On April 21, 2020, the Illinois Manufacturers’ Association (IMA) and Illinois Retail Merchants Association (IRMA) filed case 2020 CH 000098 in the Circuit Court of Sangamon County. It consisted of a Verified Complaint and Motion for a Temporary Restraining Order (TRO) and Preliminary Injunction against the Illinois Workers’ Compensation Commission (IWCC) and the Chairman in his official capacity. The Pleadings seek injunctive relief to nullify the recent Emergency Rule and Amendment to Illinois Workers’ Compensation Commission Rule 9030.70, which establishes that if an employee’s “injury, occupational disease, or period of incapacity resulted from exposure to COVID-19 virus” during the Governor’s disaster proclamation 2020-38 (dated March 20, 2020) and all subsequent proclamations, it will be rebuttably presumed to arise out of and in the course of employment and be causally related to the employment. This rebuttable presumption went into effect on April 16, 2020.
It is also worth noting that while IMA and IRMA are the named Plaintiffs, they are not alone in opposing the Emergency presumption Rule. Within a day of Plaintiffs’ filing, at least four industry groups filed amicus briefs in support of the TRO request. We know at least one was accepted by the Court. Several employment organizations and groups also authored a letter to the Joint Committee on Administrative Rules (JCAR) offering objections to the legality of the Emergency presumption Rule.
The Complaint makes two primary arguments. First, that the IWCC overstepped its authority in making the Emergency Rule. Second, that the Rule as written creates an extremely unwelcome economic impact on businesses. IMA and IRMA’s position may most succinctly be summarized by this statement from their Motion for TRO – “If left unchecked, the Commission’s unlawful usurp of power reserved solely for the legislature will result in immediate, irreparable harm to both employees and employers…”
In its lead paragraph Plaintiffs state, “Defendants’ [IWCC and its Chairman] brazen usurp of authority now creates a virtually irrefutable rebuttable presumption under the IWCA that COVID-19 was in fact contracted in the workplace.” (emphasis in original)
The COVID-19 strain was first identified globally less than six months ago, and in the United States, true widespread concern did not begin until sometime over the past 2-3 months. During that time, “what we know” has seemed to continually change. The simple truth is with so much still uncertain about COVID-19, including scientific uncertainties such as how it can and cannot be contracted, IMA and IRMA ask – how can the presumption possibly be rebutted?
Count I of the Complaint alleges a violation of the Illinois Administrative Procedure Act (by creation of substantive rights without authority – a role of the Illinois Legislature), 5 ILCS 100 §1-5 and §1-20. IMA and IRMA assert that the IWCC and Chairman substantively changed the law, and in doing so, exceeded the scope of the IWCC’s administrative power. Citing portions of the Illinois Administrative Procedure Act, as well as the Illinois Workers’ Compensation Act, Plaintiffs submit that the Commission’s rulemaking power is limited to 1) procedural aspects for cases it decides, and 2) to implement or prescribe existing law or policy. Plaintiffs argue that the COVID-19 rebuttable presumption the IWCC created is neither but is instead a substantive change to the law. In support, they declare the Emergency Rule unlawfully removes an employee’s burden of proof – something only the legislature and Act can do. Therefore, the IWCC’s Emergency Rule is invalid and void, according to Plaintiffs.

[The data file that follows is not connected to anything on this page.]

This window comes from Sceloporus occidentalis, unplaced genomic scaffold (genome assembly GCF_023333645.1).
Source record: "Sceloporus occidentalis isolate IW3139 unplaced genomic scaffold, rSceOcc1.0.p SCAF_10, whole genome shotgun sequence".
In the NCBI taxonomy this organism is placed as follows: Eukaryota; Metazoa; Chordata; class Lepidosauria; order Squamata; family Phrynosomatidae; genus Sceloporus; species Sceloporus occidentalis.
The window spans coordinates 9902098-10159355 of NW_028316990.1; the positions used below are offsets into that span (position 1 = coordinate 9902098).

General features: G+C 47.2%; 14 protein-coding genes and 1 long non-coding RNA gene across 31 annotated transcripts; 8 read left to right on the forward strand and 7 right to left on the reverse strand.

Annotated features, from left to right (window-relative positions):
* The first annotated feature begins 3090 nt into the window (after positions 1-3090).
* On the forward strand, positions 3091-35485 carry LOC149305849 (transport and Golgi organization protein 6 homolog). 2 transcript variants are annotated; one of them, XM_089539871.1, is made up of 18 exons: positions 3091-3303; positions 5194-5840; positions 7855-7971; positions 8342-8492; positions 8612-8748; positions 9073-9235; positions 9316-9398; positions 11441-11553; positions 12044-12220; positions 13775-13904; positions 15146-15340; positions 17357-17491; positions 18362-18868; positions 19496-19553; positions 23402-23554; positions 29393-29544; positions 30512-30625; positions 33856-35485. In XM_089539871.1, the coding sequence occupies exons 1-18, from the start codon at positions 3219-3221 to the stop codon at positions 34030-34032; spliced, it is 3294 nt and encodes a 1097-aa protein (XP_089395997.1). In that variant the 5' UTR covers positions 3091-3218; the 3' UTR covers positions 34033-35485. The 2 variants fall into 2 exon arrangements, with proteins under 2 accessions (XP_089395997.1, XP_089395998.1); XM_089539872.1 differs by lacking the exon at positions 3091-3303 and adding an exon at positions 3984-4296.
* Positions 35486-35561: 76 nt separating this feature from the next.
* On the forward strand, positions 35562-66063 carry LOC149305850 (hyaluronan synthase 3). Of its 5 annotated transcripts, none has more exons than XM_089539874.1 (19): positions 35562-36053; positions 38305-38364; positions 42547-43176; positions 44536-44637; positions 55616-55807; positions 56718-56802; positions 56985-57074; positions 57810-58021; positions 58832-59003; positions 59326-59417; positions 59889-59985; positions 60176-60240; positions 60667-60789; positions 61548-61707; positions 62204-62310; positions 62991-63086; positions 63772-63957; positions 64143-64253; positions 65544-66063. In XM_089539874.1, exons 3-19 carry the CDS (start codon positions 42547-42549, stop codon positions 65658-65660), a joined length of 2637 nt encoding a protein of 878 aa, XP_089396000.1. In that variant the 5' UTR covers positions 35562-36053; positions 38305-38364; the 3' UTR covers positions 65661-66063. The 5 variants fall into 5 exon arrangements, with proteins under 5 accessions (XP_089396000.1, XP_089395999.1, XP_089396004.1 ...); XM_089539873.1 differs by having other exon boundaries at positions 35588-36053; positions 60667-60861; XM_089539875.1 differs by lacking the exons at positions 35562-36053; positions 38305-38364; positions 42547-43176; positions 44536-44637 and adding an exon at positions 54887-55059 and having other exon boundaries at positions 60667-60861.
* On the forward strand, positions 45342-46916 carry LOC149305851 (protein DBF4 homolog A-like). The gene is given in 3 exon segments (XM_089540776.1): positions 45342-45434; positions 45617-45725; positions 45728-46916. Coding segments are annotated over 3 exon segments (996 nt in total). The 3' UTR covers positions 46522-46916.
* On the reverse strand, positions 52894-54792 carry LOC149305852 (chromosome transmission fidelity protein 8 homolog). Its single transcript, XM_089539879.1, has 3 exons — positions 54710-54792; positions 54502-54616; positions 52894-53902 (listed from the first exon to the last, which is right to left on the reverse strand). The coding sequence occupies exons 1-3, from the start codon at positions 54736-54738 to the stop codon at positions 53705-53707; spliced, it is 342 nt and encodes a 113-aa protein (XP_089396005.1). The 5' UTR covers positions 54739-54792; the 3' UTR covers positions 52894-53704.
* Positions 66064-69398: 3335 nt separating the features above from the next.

IMA and IRMA were also cognizant of the potent potential financial impact caused by the Commission’s Emergency COVID-19 Rule. In doing so they discuss the impact of increasing workers’ compensation premiums from the surge in claims and benefits paid caused by change in law. Plaintiffs also offered that when presented with claims that fall within the purview of the Rule, they are also presented with a “Sophie’s Choice” – immediately and voluntarily pay the claimants’ lost time and medical benefits, or instead face the prospect of penalties for non-payment. Possible penalties include:
- 19(k) – 50% of benefits awarded,
- 19(l) – $30.00 per day of non-payment up to a maximum of $10,000.00,
- Section 8.2(d) interest of 1% on unpaid medical bills, owed to the provider(s), and
- Section 16 attorney’s fees at 20% of benefits awarded.
As touched upon above, with the relevant science so uncertain and in flux, employers risk severe penalties for instances of non-payment or denial. Accordingly, employers may incur steep financial costs down either path chosen. Even if successful, Plaintiffs in their Complaint claim rebutting the presumption forces employers to incur “irreparable” costs.
Plaintiffs IMA and IRMA requested a declaratory judgment ruling the IWCC’s Emergency COVID-19 Rule void and invalid. In the meantime, Plaintiffs asked the Court to enjoin the IWCC from invoking the Emergency Rule with the COVID-19 presumption against anyone or any entity until a declaration is made.
On April 23, 2020, Judge Madonia agreed to enter a TRO enjoining enforcement of the amendment to the Commission’s Rules of Evidence. It is expected to be entered on April 24, 2020. Reportedly, Judge Madonia felt the Plaintiffs were on strong footing in its claim the IWCC overstepped its authority. The TRO is expected to declare that workers’ compensation law and procedure will be enforced as it existed on April 15, 2020, which was the day before the effective date of the Emergency Rule. The IWCC was given until April 30, 2020 to file its Answer. The Court set the matter for a teleconference on the afternoon of May 4 to discuss further proceedings.
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